whole subject to more or less free trade (until the inter-war years when a
limited number of industries received tariff protection), but agriculture in
particular remained totally free of any restrictions throughout (so much so
that during the very years of the Great Bengal Famine, rice was being
exported out of Bengal). As a result of this freedom, cash-crop production for
exports expanded, and since very little investment in irrigation took place to
increase gross cropped area (except in the canal colonies of Punjab), this
expansion was at the expense of acreage under food crops.
    Since yields in agriculture were not rising (on the contrary they were
declining in the absence of any changes in the methods of production), this
meant a sharp decline in per capita foodgrain output. The total foodgrain
output during the period 1893-1947 increased at an annual rate of 0.11 per
cent while non-foodgrains increased at the rate of 1.31 per cent; per capita
incomes remained virtually stagnant and since the decline in per capita
foodgrain production was not made up for by any imports, per capita food-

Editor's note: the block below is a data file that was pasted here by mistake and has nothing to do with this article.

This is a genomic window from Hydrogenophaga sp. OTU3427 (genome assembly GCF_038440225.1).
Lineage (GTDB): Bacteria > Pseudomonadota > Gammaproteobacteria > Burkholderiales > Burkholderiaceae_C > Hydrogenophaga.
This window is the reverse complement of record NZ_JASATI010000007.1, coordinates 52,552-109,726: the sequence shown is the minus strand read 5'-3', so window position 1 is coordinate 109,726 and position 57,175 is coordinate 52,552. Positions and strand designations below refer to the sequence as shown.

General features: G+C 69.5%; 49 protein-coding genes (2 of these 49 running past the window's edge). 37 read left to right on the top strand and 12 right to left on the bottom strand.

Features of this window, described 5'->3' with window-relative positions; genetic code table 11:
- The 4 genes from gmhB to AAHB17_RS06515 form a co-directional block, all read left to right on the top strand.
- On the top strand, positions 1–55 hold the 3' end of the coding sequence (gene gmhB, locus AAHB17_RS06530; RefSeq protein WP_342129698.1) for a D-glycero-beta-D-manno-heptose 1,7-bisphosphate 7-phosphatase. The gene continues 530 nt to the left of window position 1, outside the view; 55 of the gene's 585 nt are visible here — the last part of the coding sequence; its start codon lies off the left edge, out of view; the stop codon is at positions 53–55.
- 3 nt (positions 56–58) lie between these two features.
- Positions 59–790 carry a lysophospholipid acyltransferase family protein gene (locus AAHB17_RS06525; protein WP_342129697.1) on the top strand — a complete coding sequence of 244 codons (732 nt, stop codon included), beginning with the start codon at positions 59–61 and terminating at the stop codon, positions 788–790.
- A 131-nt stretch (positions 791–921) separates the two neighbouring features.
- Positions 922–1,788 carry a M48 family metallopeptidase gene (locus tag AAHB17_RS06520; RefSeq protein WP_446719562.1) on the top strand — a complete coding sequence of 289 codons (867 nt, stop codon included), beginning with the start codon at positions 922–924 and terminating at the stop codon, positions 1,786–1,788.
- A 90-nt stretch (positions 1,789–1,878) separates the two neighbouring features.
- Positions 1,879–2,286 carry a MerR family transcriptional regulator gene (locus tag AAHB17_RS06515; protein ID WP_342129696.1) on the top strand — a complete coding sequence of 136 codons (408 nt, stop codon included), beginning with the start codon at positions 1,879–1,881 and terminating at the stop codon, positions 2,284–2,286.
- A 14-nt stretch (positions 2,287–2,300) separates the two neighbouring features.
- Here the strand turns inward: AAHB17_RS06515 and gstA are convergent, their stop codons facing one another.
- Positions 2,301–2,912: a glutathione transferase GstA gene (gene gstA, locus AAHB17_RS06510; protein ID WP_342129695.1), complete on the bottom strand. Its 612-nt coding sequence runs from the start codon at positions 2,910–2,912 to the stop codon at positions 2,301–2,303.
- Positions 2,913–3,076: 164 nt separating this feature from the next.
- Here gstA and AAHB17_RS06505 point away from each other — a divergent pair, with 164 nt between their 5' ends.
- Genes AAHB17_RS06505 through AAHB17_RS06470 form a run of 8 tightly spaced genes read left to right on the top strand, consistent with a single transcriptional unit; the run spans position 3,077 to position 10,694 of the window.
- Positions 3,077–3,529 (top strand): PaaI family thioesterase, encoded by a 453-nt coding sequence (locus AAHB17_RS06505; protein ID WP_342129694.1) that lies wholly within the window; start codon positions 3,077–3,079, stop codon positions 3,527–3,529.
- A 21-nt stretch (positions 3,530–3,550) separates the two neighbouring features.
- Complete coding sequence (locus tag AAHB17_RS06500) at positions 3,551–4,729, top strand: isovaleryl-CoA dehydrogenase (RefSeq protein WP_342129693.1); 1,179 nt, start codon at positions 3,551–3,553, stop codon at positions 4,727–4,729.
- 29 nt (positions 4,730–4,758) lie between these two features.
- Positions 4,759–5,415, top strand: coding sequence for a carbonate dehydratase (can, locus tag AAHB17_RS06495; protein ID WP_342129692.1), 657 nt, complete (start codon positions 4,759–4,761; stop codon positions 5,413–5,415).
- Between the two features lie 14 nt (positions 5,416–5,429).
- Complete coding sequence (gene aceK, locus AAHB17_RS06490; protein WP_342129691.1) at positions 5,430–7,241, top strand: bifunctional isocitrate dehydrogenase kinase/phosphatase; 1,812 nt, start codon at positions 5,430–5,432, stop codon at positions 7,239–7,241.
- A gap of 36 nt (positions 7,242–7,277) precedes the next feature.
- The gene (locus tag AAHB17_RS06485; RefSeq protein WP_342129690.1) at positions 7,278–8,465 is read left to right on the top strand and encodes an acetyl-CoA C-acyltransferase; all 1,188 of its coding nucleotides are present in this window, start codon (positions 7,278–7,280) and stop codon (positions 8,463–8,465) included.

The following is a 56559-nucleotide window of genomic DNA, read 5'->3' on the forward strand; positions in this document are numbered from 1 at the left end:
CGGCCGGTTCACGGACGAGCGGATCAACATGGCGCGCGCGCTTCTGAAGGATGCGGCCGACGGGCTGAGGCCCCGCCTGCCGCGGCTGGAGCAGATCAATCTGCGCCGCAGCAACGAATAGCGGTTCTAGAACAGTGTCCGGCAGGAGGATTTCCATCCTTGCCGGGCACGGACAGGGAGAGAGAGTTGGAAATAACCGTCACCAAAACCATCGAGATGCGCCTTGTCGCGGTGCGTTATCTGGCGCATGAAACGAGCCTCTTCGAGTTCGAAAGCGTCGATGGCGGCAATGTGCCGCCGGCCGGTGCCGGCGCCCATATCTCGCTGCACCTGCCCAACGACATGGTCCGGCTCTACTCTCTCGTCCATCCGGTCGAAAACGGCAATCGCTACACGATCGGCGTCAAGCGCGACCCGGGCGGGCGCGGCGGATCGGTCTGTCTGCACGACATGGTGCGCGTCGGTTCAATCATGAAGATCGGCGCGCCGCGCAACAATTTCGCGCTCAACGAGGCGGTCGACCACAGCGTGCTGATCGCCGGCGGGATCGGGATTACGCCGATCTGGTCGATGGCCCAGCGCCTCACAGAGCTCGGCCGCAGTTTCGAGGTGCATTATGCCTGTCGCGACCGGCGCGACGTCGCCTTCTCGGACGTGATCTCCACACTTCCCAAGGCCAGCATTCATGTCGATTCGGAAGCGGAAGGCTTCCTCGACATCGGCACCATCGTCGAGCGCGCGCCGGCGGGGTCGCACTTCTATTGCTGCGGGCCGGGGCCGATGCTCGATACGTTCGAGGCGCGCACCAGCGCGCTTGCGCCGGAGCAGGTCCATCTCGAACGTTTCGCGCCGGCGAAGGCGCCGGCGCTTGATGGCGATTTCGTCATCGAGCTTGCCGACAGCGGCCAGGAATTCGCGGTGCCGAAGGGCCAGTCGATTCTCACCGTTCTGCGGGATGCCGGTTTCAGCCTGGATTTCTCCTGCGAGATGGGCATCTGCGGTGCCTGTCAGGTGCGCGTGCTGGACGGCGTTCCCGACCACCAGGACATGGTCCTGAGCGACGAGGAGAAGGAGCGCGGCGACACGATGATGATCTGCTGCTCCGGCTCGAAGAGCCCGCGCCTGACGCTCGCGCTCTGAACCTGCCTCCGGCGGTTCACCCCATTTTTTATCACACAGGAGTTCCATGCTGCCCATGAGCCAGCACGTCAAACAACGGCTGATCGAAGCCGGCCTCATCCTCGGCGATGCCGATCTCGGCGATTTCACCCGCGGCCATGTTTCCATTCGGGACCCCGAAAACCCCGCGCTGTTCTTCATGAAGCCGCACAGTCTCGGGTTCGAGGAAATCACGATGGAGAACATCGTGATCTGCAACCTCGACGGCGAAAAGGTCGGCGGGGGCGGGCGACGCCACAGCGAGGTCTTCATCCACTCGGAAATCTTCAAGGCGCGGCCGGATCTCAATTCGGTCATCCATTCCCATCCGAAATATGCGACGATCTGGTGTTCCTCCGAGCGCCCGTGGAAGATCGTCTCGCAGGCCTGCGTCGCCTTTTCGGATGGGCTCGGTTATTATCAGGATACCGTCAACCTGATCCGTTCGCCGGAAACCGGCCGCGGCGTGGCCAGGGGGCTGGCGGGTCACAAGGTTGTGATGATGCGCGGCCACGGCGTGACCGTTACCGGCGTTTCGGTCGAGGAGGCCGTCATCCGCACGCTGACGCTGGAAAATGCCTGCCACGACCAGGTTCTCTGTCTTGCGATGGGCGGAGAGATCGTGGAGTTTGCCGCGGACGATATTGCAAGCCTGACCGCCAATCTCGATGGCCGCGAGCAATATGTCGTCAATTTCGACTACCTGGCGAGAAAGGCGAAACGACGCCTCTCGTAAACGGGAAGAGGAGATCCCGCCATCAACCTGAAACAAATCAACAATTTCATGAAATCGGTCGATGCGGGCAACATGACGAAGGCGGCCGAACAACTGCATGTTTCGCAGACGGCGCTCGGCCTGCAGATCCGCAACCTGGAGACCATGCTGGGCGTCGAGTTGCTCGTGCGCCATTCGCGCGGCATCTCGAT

grain availability declined sharply. In Bengal during the inter-war period it
declined by 38 percent; even in the most prosperous state, Punjab, it declined
by as much as 20 percent. It is this decline, which increased poverty and
pushed people to the brink of starvation, that formed the backdrop of the
Bengal famine. In a situation where the people’s survival ability had been
severely eroded, the additional burden of war expenditure literally proved to
be the last straw.
    The food policy of the government in the post-Independence period
emerged out of this experience. While no radical land reforms were carried
out, resulting in the productive potential of Indian agriculture not being fully
reaIised a plethora of measures ranging from public investment in irrigation
to the spread of extension services and the provision of cheap credit and
inputs ensured that agricultural production, especially foodgrain production,
kept fractionally ahead of population growth. * At the same time starting
from the mid-sixties, which witnessed acute food-shortage, an elaborate
system of food procurement-cum-distribution was set up. It is true that the
growth in production was undertaken on the basis of an emerging tendency
towards capitalist production, superimposed on an unreformed and
exploitative agrarian structure. Also true is the fact that the public food
management system had only